The great diversity of environments along the length of the Allier means that there are numerous animal species.

A few figures will suffice to give a general survey of this extraordinary abundance. Thus, along a ten-kilometre alluvial stretch of the Allier, with a relatively protected eco-system, it is possible to find:
-    35 to 45 species of mammals (about 55% of the species found in Auvergne)
-    90 to 105 species of breeding birds (about 50%)
-    35 to 42 species of fish (about 80%)
-    50 to 60 species of butterflies (about 35%)
-    35 to 45 species of dragonflies (about 55%)
Variations from one stretch of river to another are in correlation with the respective intensities of the fluvial dynamics, as well as with the state of naturalists’ knowledge, which is not uniform all along the river's course.

The Upper Allier displays a smaller number of species, but some of them are of great interest in heritage terms, and are only to be found in the gorges of the river (White-Clawed Crayfish, Dipper, Peregrine Falcon).

1- After decades of absence, Beavers were reintroduced to the Loire basin in 1974, near to Blois, using animals from the Rhône basin. Starting from this small population, Beavers have recolonized the more favourable reaches of the Loire and its tributaries, in particular the Lower Allier (Nevers), which they reached in 1986. In 1992, they settled upstream of Moulins, towards Chemilly. Since 1999, they have frequented the Allier in the Brivadois and the alluvial valley of the Alagnon. Thus, in 20 years, Beavers have recolonized the greater part of the Allier of the plains.

2- The Otter disappeared from the alluvial plain of the Allier in the fifties due to water pollution and trapping. Starting from zones where it had survived, in the upper catchments of the Allier, Sioule and Dordogne, it has been winning back its past territories since the mid-eighties. In 1996, it was seen in Puy-de-Dôme towards Maringues and Puy-Guillaume, as well as at the confluence of the Sioule (03). Its natural recolonization still continues: today, Otters have reached Central France and Burgundy.

3- Terns, Little Ringed Plovers, Common Sandpipers and Stone Curlews: these birds nest on all the Allier’s beaches and islets free from vegetation, making them a very unusual group. Common Sandpipers are found in the gorges, but their density declines after Vichy. In contrast, Little Ringed Plovers appear after Brioude and become common after Vichy. Little and Common Terns are only found downstream of Vichy, when islands become larger and more frequent. Stone Curlews are quite exceptional in Auvergne, as they are essentially restricted to the islands in the Allier, though they are usually birds of the plains and steppes!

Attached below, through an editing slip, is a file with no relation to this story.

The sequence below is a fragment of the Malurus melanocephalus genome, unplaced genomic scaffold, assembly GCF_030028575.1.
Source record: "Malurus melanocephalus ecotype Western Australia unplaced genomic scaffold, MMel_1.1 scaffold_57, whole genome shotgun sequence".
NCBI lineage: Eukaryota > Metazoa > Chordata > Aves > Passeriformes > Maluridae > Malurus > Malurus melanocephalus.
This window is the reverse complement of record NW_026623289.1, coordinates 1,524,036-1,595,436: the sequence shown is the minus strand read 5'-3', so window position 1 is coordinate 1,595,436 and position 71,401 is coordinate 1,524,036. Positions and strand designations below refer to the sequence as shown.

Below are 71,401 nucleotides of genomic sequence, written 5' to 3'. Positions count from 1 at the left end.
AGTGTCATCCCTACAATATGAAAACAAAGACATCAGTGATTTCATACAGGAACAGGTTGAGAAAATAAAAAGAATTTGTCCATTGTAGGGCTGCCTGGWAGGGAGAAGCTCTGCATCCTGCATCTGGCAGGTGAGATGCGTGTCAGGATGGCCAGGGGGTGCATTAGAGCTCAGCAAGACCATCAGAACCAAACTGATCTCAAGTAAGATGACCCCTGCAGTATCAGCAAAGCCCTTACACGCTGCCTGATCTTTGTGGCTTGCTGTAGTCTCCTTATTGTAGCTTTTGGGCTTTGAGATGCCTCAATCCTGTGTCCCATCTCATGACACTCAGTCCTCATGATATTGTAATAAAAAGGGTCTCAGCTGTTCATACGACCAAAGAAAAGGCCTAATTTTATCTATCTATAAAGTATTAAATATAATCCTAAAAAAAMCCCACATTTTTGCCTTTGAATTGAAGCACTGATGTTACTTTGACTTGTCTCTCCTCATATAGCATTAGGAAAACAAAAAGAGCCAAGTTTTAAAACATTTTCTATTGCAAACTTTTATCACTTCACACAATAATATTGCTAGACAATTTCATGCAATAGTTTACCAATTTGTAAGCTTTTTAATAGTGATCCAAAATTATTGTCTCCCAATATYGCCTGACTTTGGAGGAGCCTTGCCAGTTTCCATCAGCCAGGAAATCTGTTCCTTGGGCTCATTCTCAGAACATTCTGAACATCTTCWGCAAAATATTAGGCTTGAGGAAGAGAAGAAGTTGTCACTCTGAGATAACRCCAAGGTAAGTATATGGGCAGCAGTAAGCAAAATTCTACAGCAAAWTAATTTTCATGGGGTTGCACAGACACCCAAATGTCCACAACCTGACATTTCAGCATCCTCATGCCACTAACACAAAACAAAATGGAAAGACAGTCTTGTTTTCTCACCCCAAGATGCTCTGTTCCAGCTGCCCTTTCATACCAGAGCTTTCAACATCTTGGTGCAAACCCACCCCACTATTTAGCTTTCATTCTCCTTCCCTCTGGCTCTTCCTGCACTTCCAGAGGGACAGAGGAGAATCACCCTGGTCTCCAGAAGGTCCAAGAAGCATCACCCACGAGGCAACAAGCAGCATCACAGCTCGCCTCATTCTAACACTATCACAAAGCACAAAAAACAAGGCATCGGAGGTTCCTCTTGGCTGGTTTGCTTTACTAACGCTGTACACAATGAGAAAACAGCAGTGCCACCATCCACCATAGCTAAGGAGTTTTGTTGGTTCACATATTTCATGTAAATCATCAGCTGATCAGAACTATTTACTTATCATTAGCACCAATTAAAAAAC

4- Sand Martins, European Bee-Eaters and Kingfishers are another community of birds native to the Allier Valley. These three species seek banks eroded by the river that form cliffs of loam, sand or gravel in which they can dig out their nesting tunnels. Sand Martins and European Bee-Eaters live in colonies which can reach a considerable size, whereas Kingfishers nest in solitary pairs, occupying a territory of 3 to 4 km of river.

Ospreys, also called Fish Eagles, are one of the most eagerly awaited and closely observed migrant birds: watching them fishing is a spectacle that attracts numbers of nature lovers. Rare in Europe, in France they only nest in a few of the large forests around Orleans, and in Corsica. Thus Ospreys are only visitors passing through Auvergne on migration to Northern Europe (Scandinavia, Scotland, etc.). One of the best places in the whole Loire basin to watch them between late March and mid-April, and later on in September, is between Vichy and Moulins. During migration, Osprey density in this section is so high that it is possible to see one at almost every meander.

5- The European Pond Turtle is the only turtle native to Europe. Rare and localized, it is a protected species throughout Europe. In Auvergne, it is mainly found in the ponds of the Sologne area in the Bourbonnais, north of the Department of Allier. Uncommon along the Allier, it only occupies a few cut-off loops between Vichy and downstream of Moulins. There, it displays a good capacity for adaptation, as it colonizes fluctuating systems that can dry up in summer. European Turtles are currently threatened by illegal releases of exotic "pet" turtles, which are serious competition for the native species.

The Green Snaketail is one of the most remarkable of the many species of dragonfly found on the Allier. Indeed, the Loire and Allier catchments harbour the largest population in France of this species, which is under serious threat in Europe. Recognizable by its luminous green and yellow coloration, this fairly large dragonfly lives close to the Allier, frequenting the alluvial forests for its food supply. Its larvae develop in the main channel, close to the banks. Covered by the Natura 2000 network, the Green Snaketail is also protected throughout France.

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